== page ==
In terms of Udinese’s first team squad, I had four players in on loan. Hassan Yebda (CM, 2.5 stars current ability), Thomas Herteaux (CB, 3 stars current ability), and Allan (DM/CM, 3 stars current but 4.5 stars potential) were all on loan from fellow Pozzo-owned club Granada. I also had Andrea Lazzari (CM, 3.5 stars current ability) on loan from Fiorentina. I was paying the full weekly wages of each player and none had an option-to-buy clause. Allan is a superb prospect, but I had Jádson who fulfils the same role, is owned by Udinese, and costs £2k a week less in wages. If Allan had an option-to-buy clause I might have considered retaining him, but, as things stood, I cancelled all their loan contracts immediately. This generated £41.5k per week in available wages immediately.



I then decided on my starting tactics. I decided to play a 3-5-2 with wing-backs. This played to my strengths of two excellent wing-backs, Dusan Basta and Gabriel Silva, alongside three strong centre-backs. I deployed Giampiero Pinzi in a ball-winning CM role alongside Roberto Pereyra as a box-to-box CM. Heeding the wisdom of Polish football guru Christopher Lash, I promoted Piotr Zielinski from the reserves and made him a trequartista, the focal point of my side. I then used Muriel as a deep-lying forward alongside club god Di Natale in poacher role. The side had balance and creativity, but a solid hub. I employed a basic starting mentality of Control, with Fluid positional sense, short, quick passing, and a desire to retain possession. I also promoted Antonio Vutov to be Zielinski’s understudy, and Widner and Santos to cover the wing-back roles.

My starting formation and rough starting XI decided, I looked at the other two crucial areas: staffing and team weaknesses. Now, Udinese are blessed with superb backroom staff (and a lot of them), so I kept things as they were. I set Head of Youth Development Angelo Trevisan to arrange youth training. Otherwise, the backroom side of things was already in fine fettle. In terms of playing staff, goalkeeper and centre-back needed strengthening. While rule 2 is obviously crucial, it does include the word needlessly, which I feel is balanced by rule 11. I had £5m to spend and I had increased available wages from £3.5k per week to £45 per week by ridding myself of loan signings.

I used knowledge from other games (which is basically a version of rule 6, right?) and recruited goalkeeper Alberto Brignoli from Ternana for £2.6m and £12k wages: he is a 4.5 star potential keeper which would be fulfilled as he was going straight into the starting line-up. I also picked up one of the bargains of early-doors FM14, Guiseppe Bellusci, a 4 star CB from Catania, for £1.4m in total (some fees deferred) and £23.5k wages. Brignoli was 22 and Bellusci 24 and both could slot straight into the team (I always try to buy players from the league’s home nation where possible to avoid issues around language and so on). This adhered to rule 7 and also rule 12, by prioritising defence. In terms of playing valuation, it is also always worth remembering that players are often undervalued in goal and defence and over-valued once you push further forward. This is true Moneyball, I suppose: as rule 12 states, clean sheets actually equate to goals scored in terms of points across a season and so by buying undervalued players in defence, you get more bang for your buck than buying relatively more expensive strikers to score those goals instead.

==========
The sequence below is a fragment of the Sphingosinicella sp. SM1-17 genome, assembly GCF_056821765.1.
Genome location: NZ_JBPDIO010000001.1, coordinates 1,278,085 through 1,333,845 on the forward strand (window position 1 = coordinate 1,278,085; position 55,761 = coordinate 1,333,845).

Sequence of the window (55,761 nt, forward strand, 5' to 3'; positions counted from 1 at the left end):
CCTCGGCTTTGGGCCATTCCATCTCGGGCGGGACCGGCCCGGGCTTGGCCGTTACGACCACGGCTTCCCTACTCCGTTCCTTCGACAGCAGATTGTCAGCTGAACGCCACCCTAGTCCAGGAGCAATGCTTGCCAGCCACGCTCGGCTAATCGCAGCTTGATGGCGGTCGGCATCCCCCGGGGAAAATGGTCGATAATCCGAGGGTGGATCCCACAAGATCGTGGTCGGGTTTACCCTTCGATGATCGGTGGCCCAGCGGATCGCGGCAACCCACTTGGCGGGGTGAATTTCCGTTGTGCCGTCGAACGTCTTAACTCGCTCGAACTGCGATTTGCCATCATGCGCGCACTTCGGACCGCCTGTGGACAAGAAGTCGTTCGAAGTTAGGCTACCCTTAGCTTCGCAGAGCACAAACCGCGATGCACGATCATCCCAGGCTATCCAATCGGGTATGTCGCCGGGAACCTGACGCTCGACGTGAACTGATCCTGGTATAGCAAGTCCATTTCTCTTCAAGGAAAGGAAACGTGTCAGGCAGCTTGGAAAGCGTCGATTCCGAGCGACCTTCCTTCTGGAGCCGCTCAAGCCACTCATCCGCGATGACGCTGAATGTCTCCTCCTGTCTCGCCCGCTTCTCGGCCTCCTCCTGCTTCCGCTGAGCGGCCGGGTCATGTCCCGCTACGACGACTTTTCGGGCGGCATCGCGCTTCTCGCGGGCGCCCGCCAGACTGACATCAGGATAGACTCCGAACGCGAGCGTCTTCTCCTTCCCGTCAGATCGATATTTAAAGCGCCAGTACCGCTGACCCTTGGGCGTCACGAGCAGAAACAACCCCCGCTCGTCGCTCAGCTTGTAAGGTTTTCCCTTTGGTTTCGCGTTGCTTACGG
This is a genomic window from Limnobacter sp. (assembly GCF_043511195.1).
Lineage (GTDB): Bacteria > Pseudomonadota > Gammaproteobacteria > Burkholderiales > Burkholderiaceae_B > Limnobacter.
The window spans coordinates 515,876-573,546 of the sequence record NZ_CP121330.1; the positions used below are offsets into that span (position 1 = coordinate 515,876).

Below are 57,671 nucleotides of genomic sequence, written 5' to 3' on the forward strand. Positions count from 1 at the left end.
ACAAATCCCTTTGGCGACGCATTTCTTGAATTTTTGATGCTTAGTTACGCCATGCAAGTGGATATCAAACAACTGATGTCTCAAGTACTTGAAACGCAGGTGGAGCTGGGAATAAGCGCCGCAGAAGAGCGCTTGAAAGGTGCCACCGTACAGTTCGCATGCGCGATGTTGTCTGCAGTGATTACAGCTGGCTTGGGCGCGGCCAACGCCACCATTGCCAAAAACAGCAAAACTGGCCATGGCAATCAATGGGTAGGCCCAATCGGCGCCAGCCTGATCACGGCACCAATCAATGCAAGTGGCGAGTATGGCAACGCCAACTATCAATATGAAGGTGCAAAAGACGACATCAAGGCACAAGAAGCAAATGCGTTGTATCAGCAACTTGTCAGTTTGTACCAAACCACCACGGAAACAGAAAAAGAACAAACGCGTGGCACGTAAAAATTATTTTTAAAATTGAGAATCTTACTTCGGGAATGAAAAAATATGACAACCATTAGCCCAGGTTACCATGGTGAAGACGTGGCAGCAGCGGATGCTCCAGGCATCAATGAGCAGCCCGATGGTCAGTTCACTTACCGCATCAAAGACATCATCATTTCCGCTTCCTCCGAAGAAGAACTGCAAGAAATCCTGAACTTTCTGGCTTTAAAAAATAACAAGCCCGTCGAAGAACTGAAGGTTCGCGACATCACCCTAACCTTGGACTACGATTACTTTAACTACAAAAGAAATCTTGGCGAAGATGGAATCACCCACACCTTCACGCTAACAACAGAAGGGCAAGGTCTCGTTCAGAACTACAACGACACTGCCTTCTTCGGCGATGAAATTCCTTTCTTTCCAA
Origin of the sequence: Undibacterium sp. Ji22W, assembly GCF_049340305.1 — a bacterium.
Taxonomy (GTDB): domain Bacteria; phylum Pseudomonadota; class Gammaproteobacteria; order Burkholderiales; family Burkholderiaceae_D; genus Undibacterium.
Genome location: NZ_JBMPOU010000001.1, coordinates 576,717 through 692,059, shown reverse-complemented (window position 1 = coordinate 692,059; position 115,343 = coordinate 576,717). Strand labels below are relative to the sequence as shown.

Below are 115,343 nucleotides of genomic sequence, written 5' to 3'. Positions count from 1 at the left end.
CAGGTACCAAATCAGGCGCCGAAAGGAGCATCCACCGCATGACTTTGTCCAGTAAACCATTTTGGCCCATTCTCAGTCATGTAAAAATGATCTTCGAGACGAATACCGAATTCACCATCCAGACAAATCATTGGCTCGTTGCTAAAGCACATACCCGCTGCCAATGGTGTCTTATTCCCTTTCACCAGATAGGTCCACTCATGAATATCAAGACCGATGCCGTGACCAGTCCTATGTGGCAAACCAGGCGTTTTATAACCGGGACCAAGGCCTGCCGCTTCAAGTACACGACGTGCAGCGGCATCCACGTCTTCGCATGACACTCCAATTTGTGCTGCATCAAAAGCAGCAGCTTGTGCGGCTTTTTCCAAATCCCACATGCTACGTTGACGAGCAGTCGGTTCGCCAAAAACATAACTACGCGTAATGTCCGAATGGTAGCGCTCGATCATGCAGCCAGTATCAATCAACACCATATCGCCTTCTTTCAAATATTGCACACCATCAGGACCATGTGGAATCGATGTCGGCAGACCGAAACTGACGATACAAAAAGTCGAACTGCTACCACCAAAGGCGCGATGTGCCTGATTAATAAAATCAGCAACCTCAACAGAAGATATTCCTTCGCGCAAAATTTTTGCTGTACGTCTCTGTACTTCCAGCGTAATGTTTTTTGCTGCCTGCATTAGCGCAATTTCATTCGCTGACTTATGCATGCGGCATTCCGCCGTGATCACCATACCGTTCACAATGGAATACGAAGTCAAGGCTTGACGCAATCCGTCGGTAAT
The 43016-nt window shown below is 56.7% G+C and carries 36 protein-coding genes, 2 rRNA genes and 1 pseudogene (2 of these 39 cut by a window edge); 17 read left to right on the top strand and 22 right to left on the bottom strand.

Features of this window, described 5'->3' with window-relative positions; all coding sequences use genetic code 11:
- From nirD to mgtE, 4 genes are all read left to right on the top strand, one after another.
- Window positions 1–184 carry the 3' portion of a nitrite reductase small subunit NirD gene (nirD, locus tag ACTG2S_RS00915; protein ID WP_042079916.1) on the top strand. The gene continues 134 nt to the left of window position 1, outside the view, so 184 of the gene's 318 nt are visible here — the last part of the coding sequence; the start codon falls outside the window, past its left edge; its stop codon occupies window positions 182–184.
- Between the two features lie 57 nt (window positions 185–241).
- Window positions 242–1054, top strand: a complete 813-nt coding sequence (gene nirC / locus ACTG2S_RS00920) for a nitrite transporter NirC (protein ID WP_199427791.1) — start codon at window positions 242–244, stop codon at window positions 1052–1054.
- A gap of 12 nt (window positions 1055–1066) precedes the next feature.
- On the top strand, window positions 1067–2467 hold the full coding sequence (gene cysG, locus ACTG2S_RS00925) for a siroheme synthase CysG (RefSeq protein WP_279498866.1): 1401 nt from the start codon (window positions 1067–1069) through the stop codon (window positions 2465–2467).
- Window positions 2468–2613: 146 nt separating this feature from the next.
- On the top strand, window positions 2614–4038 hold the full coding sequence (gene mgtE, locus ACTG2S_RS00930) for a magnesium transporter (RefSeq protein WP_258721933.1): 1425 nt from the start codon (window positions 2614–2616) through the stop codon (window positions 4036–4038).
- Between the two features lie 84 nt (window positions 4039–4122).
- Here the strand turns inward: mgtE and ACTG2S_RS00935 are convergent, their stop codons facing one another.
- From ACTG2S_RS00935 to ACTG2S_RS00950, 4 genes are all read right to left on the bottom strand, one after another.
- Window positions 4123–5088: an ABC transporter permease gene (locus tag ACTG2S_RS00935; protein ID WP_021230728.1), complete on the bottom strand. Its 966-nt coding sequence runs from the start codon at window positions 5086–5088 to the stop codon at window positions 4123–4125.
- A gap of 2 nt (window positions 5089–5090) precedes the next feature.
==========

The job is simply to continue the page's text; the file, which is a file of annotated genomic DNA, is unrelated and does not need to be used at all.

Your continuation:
Lastly, a word on the Pozzo conundrum: I was prepared to loan players I would ordinarily loan out to other Pozzo clubs, but I was only going to sell if players were valued correctly in line with rule 9. A quick look at my on-loan list of players showed that I could afford to think in terms of 9 and 10: I had some truly excellent players due to return next season and could afford to think in terms of sales being replaced by virtue of those players returning to Udinese (Vydra as a natural back-up/replacement for Di Natale, for example). I would not, however, let players leave to Watford or Granada for less than their valuation.

In truth, then, this first season was to be a season of trying to play well, feel out who was good and who not in my squad, monitor the performance of my on-loan players, and prepare for the influx of players in season two. My personal objectives were a top 6 finish in Serie A and qualification for the knock-out phases of the Europa League.

The season started well, with Serie A victories over Roma, Genoa, and Sampdoria. I qualified for the group stages of the Europa League with a 3-1 aggregate win over HNK Hadjuk and a hard-fought 4-2 aggregate win over OGC Nice. A 5-1 win in Tel Aviv against Hapoel in the first group game of the EL was followed by a 2-1 win at home to Chievo, but my third fixture in six days, away at Verona, was a bridge too far for what was essentially a second XI due to tiredness, and we were hammered 4-0. We then lost 1-0 at home to AC Milan to bring a bad, fatigue-induced week to an end. The slide was arrested with a 1-0 win at home over a tenacious St. Gallen side. This was followed by a superb 3-0 win away at Inter, with substitute Emmanuel Badu hammering in two goals. This was followed by a 2-1 win at home to Torino, but then a run of poor results, losing 4-2 to Feyenoord and 3-0 to Juventus, both away, before conceding a late goal to draw 1-1 at home to Catania. The board released £1.8m in new transfer funds, though, and after ten games we sat in 3rd place in Serie A, three points ahead of fourth, and 2nd in the EL group, one point behind Feyenoord but with a home game against them still to play. We then drew 1-1 with Parma, lost the home tie against Feyenoord 2-0, but beat Bologna 3-1 at home. Injuries and tiredness were taking their toll so I reduced the training commitment but then had a fourteen day period of rest. The Udinese board offered me an improved contract after the Bologna game, which I took. It’s the quickest I have ever received an improved offer; we had only played 12 Serie A games! The team celebrated with a 2-2 draw away at fourth place Calgiari then staged a four goal come-back at home to Hapoel to guarantee a place in the first knockout round of the Europa League, the game finishing 5-2. The final run of games before the transfer window opened cemented our top three place in Serie A: a 0-0 draw at home to Napoli was followed by a 2-1 win away to Atalanta, a 0-0 draw at home to Sassuolo, and a 2-1 win away at Fiorentina. In between this, St. Gallen were beaten 4-1 away in the final Europa League group game to set up a knock-out clash with St. Etienne.